FLOWERY BRANCH, Ga. -- If you took nothing from Desmond Ridder's first media availability as the Falcons starting quarterback go back and take this: The Falcons never spoon-fed him. Never - not once - did they treat him like a rookie quarterback who would never see the playing field in his first year. Never - not once - did they hold his hand.
They gave him everything: Every play, every call, every progression, every check, in Arthur Smith's offensive play book. He got it all. The Falcons coaching staff pushed him, even as he led the practice squad offense throughout the first 13 weeks of the season as Marcus Mariota held down the starting role at quarterback.
The Falcons were always - all the time - pushing Ridder.
"From the day that he got here Coach (Arthur) Smith pushed him. Coach (Dave) Ragone pushed him. I've pushed him," quarterbacks coach Charles London said. "All to not be like a rookie. To prepare him for this moment."
And there you have your answer as to why they did so: Because the Falcons knew that this day would come.
One day soon, Ridder would start for the Falcons. For the organization to know how to move forward at the quarterback position, they needed to see what Ridder could and could not handle. That process started the moment he became a Falcon.
"I'm prepared for this," Ridder said on Wednesday. "This is what they've been preparing me for. They didn't want to baby me."
What does that realistically look like, though, when Ridder is not taking active snaps in a real, regular season game?
It all goes back to the mental reps.
"It means going about the game plan how a 12-year vet, an eight-year vet, whatever it may be, would," Ridder said. "Not putting on a wristband, (but) making me memorize every single play call, all the ins and outs, all the checks, all the cadence, just taking it like I've been in the league for eight years (even though) I've been in the league for six months."
When asked if he was ready for this moment four or five weeks ago, Ridder was candid in saying he doesn't know if he was "fully ready" to be the starting quarterback at that point.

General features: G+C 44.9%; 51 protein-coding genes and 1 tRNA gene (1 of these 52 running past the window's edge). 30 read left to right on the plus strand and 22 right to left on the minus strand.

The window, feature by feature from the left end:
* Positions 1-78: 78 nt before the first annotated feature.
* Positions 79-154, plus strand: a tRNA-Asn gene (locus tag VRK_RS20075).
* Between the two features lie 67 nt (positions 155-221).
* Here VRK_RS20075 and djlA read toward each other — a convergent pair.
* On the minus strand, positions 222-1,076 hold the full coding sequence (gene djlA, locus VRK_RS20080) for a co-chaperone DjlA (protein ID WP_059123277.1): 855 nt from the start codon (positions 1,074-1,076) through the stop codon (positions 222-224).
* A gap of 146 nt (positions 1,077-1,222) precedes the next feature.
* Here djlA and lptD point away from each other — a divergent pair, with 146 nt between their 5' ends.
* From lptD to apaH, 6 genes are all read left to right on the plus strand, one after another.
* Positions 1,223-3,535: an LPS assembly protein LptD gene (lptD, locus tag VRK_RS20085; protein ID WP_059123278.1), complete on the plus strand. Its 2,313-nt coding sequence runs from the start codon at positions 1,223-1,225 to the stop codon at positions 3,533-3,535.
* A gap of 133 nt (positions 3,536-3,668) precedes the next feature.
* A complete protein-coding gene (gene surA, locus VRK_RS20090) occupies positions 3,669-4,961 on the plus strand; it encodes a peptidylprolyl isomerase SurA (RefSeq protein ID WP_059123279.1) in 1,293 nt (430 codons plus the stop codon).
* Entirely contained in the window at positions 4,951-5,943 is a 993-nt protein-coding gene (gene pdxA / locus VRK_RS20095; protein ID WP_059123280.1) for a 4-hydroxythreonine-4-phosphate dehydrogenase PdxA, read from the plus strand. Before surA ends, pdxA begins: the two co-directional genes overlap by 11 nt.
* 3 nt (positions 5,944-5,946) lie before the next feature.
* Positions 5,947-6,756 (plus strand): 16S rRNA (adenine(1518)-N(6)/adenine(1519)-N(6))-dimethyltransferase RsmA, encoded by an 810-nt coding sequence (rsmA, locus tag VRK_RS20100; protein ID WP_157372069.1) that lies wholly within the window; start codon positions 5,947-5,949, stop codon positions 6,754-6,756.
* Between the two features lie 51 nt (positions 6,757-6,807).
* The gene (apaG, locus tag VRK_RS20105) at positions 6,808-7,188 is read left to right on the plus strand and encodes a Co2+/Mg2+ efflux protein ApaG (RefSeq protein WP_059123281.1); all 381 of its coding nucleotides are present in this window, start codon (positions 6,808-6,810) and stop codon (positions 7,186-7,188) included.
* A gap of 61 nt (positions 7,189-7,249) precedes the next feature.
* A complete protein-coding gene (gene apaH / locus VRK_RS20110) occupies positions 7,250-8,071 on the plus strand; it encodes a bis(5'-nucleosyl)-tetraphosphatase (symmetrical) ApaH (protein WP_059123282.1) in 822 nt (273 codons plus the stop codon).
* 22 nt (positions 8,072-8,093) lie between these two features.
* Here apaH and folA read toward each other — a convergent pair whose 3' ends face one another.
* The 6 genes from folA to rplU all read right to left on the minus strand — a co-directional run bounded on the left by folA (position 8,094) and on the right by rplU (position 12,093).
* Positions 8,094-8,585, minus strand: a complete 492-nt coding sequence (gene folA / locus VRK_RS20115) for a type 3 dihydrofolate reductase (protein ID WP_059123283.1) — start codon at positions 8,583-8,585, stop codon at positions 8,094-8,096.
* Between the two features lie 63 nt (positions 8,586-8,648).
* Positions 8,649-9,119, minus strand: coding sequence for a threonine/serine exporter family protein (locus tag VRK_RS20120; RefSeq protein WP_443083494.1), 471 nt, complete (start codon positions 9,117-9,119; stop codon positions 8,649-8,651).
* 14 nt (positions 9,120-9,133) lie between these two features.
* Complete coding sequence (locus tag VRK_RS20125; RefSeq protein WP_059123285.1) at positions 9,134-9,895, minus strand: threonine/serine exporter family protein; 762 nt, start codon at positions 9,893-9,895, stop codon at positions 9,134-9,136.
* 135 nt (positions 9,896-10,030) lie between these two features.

In Week 15, he feels different.
"I think I am fully prepared, fully ready now," he said. "I'm ready to go, ready to execute."
Smith and London agreed. Both said that if Ridder wasn't ready, if they weren't confident in his performance and progress behind-the-scenes, they wouldn't put him out on the field against the Saints in New Orleans.
They feel this way because both saw an "accelerated growth" from Ridder in the last month of the season, according to Smith. That growth was most evident in what Ridder could handle from a mental standpoint.
"You do see the command of (the offense)," London said of Ridder. "I'll give him a play after practice and he's spitting it out before I can even finish it, and that's what you like to see. You like to see that growth. You know he's mastered the plan and you know how he feels about the plan, and you have to be able to walk into the huddle with confidence."
And Ridder does. So much so that the Falcons do not feel like they have to shrink the playbook when he's under center.
Of course, some calls may shift or change, but that's based on Ridder's strengths, not in his inability to handle a certain play. London said that's a plus for this offense.
"I don't think there's anything that we need to scale back," the quarterbacks coach said. "We don't feel that way."
So, what does this week look like for Ridder now that he's the starter?
Well, London and Ridder were adamant that it doesn't change much. The only change, Ridder said, was the added cameras all pointed to him as he faced the media for the first time as the Falcons starting quarterback.
London said that it was important for the Falcons to keep this week as normal as possible for Ridder. Sure, he has some extra media obligations on his plate, but everything else? It's pretty much the same.
Ridder has stuck to his routine, London said, noting that he saw the rookie quarterback at the facility on Wednesday at 6 a.m., the exact same time as always.
And Ridder said that he can stick to this same routine because for the last 16 weeks, he's been preparing like he was the starter. Now he is. So, why change anything?
"This is my dream job. This is what I wanted to do," Ridder said. "The only difference between last week and this week is the 13 cameras."
"Coming in this week, I haven't changed anything."
There is something, though, that this Falcons team wants to change as they come out of the bye week. They need to get back on a winning track. That, Ridder said, not him being given the reins of the offense, should be the spark that lights this locker room.
Ridder said he's not a "stats guy," never really was even as a four-year starter at Cincinnati.
What he was, though, was a guy who won... a lot.
The Falcons could use a win right about now, particularly against their divisional rival in New Orleans on Sunday.
What Atlanta doesn't need is for Ridder to try to play hero on Sunday. They need him to do what he's been known to do, which is simply finding a way to win.
"I think mentally, he's there. I think physically, he's there," London concluded. "I don't think the moment will be too big for him."
The guys put in the work in Flowery Branch to prepare for this week's game against the New Orleans Saints, presented by Gatorade.
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